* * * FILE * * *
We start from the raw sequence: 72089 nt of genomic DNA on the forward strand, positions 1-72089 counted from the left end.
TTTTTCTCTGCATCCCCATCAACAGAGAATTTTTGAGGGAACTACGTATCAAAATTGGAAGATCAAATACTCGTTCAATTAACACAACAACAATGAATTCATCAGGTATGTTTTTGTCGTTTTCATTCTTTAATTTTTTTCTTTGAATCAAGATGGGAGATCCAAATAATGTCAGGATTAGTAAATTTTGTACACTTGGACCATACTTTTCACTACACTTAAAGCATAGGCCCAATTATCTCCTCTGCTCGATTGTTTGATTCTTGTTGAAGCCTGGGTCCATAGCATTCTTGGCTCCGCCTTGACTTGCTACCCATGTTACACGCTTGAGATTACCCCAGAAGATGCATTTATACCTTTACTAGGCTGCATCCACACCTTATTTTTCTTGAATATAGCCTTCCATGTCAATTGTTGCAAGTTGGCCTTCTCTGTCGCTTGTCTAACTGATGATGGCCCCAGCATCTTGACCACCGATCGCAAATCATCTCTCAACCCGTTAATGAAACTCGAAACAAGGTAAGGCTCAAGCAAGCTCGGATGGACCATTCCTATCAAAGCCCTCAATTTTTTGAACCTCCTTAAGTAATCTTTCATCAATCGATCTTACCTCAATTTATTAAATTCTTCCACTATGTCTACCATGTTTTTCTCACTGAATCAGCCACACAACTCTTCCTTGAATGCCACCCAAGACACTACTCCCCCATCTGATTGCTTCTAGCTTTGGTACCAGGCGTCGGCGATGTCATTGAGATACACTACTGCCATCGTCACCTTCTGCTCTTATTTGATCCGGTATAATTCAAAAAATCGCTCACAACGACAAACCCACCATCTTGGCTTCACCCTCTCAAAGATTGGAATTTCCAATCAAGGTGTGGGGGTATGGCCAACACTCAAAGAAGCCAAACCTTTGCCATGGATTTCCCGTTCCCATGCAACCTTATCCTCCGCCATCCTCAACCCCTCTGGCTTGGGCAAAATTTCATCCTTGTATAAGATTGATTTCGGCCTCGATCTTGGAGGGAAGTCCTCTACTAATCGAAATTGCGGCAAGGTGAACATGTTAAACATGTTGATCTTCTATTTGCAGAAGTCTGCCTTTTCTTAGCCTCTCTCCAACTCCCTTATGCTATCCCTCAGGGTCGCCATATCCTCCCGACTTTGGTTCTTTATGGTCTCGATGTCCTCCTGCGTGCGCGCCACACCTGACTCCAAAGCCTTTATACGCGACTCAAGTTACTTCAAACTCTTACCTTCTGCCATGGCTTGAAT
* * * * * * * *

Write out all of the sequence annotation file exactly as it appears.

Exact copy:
We start from the raw sequence: 72089 nt of genomic DNA on the forward strand, positions 1-72089 counted from the left end.
TTTTTCTCTGCATCCCCATCAACAGAGAATTTTTGAGGGAACTACGTATCAAAATTGGAAGATCAAATACTCGTTCAATTAACACAACAACAATGAATTCATCAGGTATGTTTTTGTCGTTTTCATTCTTTAATTTTTTTCTTTGAATCAAGATGGGAGATCCAAATAATGTCAGGATTAGTAAATTTTGTACACTTGGACCATACTTTTCACTACACTTAAAGCATAGGCCCAATTATCTCCTCTGCTCGATTGTTTGATTCTTGTTGAAGCCTGGGTCCATAGCATTCTTGGCTCCGCCTTGACTTGCTACCCATGTTACACGCTTGAGATTACCCCAGAAGATGCATTTATACCTTTACTAGGCTGCATCCACACCTTATTTTTCTTGAATATAGCCTTCCATGTCAATTGTTGCAAGTTGGCCTTCTCTGTCGCTTGTCTAACTGATGATGGCCCCAGCATCTTGACCACCGATCGCAAATCATCTCTCAACCCGTTAATGAAACTCGAAACAAGGTAAGGCTCAAGCAAGCTCGGATGGACCATTCCTATCAAAGCCCTCAATTTTTTGAACCTCCTTAAGTAATCTTTCATCAATCGATCTTACCTCAATTTATTAAATTCTTCCACTATGTCTACCATGTTTTTCTCACTGAATCAGCCACACAACTCTTCCTTGAATGCCACCCAAGACACTACTCCCCCATCTGATTGCTTCTAGCTTTGGTACCAGGCGTCGGCGATGTCATTGAGATACACTACTGCCATCGTCACCTTCTGCTCTTATTTGATCCGGTATAATTCAAAAAATCGCTCACAACGACAAACCCACCATCTTGGCTTCACCCTCTCAAAGATTGGAATTTCCAATCAAGGTGTGGGGGTATGGCCAACACTCAAAGAAGCCAAACCTTTGCCATGGATTTCCCGTTCCCATGCAACCTTATCCTCCGCCATCCTCAACCCCTCTGGCTTGGGCAAAATTTCATCCTTGTATAAGATTGATTTCGGCCTCGATCTTGGAGGGAAGTCCTCTACTAATCGAAATTGCGGCAAGGTGAACATGTTAAACATGTTGATCTTCTATTTGCAGAAGTCTGCCTTTTCTTAGCCTCTCTCCAACTCCCTTATGCTATCCCTCAGGGTCGCCATATCCTCCCGACTTTGGTTCTTTATGGTCTCGATGTCCTCCTGCGTGCGCGCCACACCTGACTCCAAAGCCTTTATACGCGACTCAAGTTACTTCAAACTCTTACCTTCTGCCATGGCTTGAAT